Inhaler Errors Common Among Kids Hospitalized for Asthma

Tara Haelle

April 25, 2019

Two of every five children hospitalized with asthma exacerbation make an error when using their inhaler, a prospective cross-sectional study shows. Missing a critical step, such as incorrect breathing technique, was particularly common among those using a spacer with a mouthpiece compared with those using a spacer with a mask.

"Despite robust studies demonstrating how asthma education can improve both asthma skills and clinical outcomes, our study demonstrates that a large gap remains in proper inhaler technique among asthmatic patients presenting for inpatient care," write Waheeda Samady, MD, of Ann & Robert H. Lurie Children's Hospital and Northwestern University Feinberg School of Medicine in Chicago, and associates.

The researchers published the results of their single-center study April 8 in the Journal of Hospital Medicine.

Samady and colleagues report that children were less likely to miss a critical step when using their inhaler if they "had received inpatient asthma education during a previous admission, had a history of pediatric intensive care unit (PICU) admission, and had been prescribed a daily controller." Those associations match up with past research that has found lower risk of improper inhaler use among patients with a previous hospitalization for asthma. "This supports that when provided, inpatient education can increase inhaler administration skills," the authors write.

The researchers analyzed inhaler technique among a convenience sample of 113 children, ages 2-16 years with a diagnosis of asthma, prospectively enrolled in the study while receiving inpatient treatment for asthma exacerbation at Lurie Children's Hospital. Patients were not eligible if they had a separate respiratory disease, cardiac disease, or sickle cell anemia. Just over half the children (55%) had uncontrolled asthma.

At the investigators' request, the children (n = 13) or their caregivers (n = 100) demonstrated how they use their usual home inhaler with a spacer and mask, with a spacer and mouthpiece, and with no spacer. The researchers used an asthma checklist to assess the child's inhaler technique and deemed four steps critical: removing the cap, attaching to a spacer, taking six breaths (for using a spacer with mask), and holding breath for 5 seconds (for using a spacer with a mouthpiece.

"In our study, we highlighted removing the cap, attaching a spacer and adequate breathing technique as critical steps because failure to complete them would significantly reduce lung deposition of medication," the authors explain.

Caregivers filled out questionnaires about their health literacy, confidence, and barriers to managing their child's asthma.

On a scale of 1 to 10, the average checklist score for participants' use of the inhaler was 6.7, with 35% of participants scoring less than 7 (they skipped three or more steps in their technique). Overall, 42% of participants' missed a critical step.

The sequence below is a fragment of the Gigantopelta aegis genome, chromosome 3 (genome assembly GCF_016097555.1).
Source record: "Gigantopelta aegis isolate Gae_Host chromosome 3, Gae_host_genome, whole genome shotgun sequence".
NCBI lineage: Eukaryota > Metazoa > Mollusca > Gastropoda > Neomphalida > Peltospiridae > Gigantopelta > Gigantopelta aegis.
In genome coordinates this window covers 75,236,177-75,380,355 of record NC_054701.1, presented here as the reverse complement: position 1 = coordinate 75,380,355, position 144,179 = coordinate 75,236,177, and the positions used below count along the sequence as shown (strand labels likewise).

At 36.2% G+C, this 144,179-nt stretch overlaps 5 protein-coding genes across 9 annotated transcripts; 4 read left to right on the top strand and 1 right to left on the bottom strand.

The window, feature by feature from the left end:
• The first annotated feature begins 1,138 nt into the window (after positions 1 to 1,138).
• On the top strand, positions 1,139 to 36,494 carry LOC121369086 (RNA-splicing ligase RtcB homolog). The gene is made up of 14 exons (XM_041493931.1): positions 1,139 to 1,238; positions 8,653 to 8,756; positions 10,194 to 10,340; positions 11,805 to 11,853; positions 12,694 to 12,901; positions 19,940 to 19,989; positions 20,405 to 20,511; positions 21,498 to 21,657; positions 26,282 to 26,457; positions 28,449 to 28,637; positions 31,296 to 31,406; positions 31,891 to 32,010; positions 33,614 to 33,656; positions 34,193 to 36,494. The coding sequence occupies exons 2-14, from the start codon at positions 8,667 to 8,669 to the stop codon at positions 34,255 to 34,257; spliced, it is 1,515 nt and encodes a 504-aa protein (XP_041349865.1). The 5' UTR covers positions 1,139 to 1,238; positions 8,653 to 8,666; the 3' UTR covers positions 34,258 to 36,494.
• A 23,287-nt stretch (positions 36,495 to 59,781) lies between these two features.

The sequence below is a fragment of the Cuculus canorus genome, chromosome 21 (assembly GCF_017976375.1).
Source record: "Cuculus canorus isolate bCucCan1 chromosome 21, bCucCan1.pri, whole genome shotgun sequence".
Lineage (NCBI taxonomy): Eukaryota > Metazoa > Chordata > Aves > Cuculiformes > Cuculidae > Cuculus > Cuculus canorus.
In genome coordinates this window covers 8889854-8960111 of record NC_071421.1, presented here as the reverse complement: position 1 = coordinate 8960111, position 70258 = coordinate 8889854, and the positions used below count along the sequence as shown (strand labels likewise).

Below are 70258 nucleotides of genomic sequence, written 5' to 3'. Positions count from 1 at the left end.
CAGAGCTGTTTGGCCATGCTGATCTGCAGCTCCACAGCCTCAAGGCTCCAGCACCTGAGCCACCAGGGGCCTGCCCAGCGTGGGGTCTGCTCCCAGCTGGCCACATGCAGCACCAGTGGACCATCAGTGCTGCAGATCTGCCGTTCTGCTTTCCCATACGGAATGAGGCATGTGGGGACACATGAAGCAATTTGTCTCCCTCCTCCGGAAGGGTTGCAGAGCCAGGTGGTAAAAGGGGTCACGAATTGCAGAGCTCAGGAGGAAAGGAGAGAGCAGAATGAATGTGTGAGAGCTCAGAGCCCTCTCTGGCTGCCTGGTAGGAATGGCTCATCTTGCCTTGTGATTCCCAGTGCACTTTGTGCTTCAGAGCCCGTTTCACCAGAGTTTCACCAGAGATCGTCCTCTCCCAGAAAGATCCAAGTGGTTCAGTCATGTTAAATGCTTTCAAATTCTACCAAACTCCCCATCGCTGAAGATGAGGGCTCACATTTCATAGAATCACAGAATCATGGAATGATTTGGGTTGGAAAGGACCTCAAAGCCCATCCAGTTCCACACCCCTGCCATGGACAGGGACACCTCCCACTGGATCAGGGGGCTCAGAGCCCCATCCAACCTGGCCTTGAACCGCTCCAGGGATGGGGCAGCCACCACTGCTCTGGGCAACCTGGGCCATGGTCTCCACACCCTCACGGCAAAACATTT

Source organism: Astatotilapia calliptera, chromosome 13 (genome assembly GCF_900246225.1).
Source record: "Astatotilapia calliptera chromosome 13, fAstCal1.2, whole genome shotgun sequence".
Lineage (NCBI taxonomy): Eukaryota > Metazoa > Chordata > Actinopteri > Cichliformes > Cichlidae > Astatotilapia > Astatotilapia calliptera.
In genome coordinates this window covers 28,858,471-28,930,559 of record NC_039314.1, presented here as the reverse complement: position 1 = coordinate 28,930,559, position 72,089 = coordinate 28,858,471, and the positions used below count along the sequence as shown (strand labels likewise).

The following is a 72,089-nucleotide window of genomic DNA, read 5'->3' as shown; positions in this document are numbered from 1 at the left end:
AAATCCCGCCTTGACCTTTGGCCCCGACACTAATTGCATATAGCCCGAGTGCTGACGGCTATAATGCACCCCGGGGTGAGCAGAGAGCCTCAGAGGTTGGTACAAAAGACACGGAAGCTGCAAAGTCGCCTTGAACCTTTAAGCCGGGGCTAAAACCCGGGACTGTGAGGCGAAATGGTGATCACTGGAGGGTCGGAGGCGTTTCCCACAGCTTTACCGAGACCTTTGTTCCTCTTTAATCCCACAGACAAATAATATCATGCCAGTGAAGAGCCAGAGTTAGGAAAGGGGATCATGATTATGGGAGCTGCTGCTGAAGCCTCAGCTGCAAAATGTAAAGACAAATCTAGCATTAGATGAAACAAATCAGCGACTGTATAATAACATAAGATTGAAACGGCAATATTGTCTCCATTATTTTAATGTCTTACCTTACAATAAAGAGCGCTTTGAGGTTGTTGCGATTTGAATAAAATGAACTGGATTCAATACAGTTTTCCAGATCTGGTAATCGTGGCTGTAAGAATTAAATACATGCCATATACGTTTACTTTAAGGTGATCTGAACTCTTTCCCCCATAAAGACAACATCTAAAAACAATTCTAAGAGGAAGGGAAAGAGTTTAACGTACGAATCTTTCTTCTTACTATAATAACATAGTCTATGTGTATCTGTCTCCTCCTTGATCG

"The most commonly missed steps were breathing normally for 30 seconds for spacer with mask, and for spacer with mouthpiece, it was breathing out fully and breathing away from the spacer," the authors report.

Just over a third of patients (36%) missed a critical step in technique when they used a spacer with a mask, but more than twice as many (75%) missed a critical step while using a spacer with a mouthpiece (P = .007). Meanwhile, 18% of participants did not use a spacer.

Even after accounting for other clinical covariates, patients were nearly 7 times more likely to miss a critical step in their use of their inhaler when using a spacer with a mouthpiece (odds ratio [OR], 6.95; P < .007). Checklist score was not associated with patients' race, ethnicity, or insurance status, or with parents' education level, health literacy, or confidence, though patients with scores below 7 tended to have more transportation-related barriers to care (OR, 1.62; P = .02).

Older children were more likely to miss a critical step than younger children, the researchers found: the average age of those who missed a critical step was 7.8 years, compared with an average of 5.8 years among those who didn't (P = .002).

"Our results also show that inhaler technique errors were most prominent in the adolescent population, possibly coinciding with the process of transitioning to a mouthpiece and more independence in medication administration," the researchers write. "Adolescents may be a high-impact population on which to focus inpatient asthma education."

The research was funded by internal grants at Lurie Children's Hospital. Gupta disclosed research grants from United Healthcare Group and consulting for DBV Technology, Aimmune Therapeutics, Kaleo, and BEFORE Brands. The remaining authors have disclosed no relevant financial relationships.

J Hosp Med. Published online April 8, 2019. Abstract

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